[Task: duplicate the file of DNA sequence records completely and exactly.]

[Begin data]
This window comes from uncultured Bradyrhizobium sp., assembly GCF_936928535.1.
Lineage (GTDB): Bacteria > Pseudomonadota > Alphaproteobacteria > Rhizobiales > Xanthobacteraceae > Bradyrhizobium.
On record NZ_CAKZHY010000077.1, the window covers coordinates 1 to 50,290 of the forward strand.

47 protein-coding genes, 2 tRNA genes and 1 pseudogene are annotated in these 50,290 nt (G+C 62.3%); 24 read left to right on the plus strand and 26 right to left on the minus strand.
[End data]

This window comes from uncultured Bradyrhizobium sp., assembly GCF_936928535.1.
Lineage (GTDB): Bacteria > Pseudomonadota > Alphaproteobacteria > Rhizobiales > Xanthobacteraceae > Bradyrhizobium.
On record NZ_CAKZHY010000077.1, the window covers coordinates 1 to 50,290 of the forward strand.

47 protein-coding genes, 2 tRNA genes and 1 pseudogene are annotated in these 50,290 nt (G+C 62.3%); 24 read left to right on the plus strand and 26 right to left on the minus strand.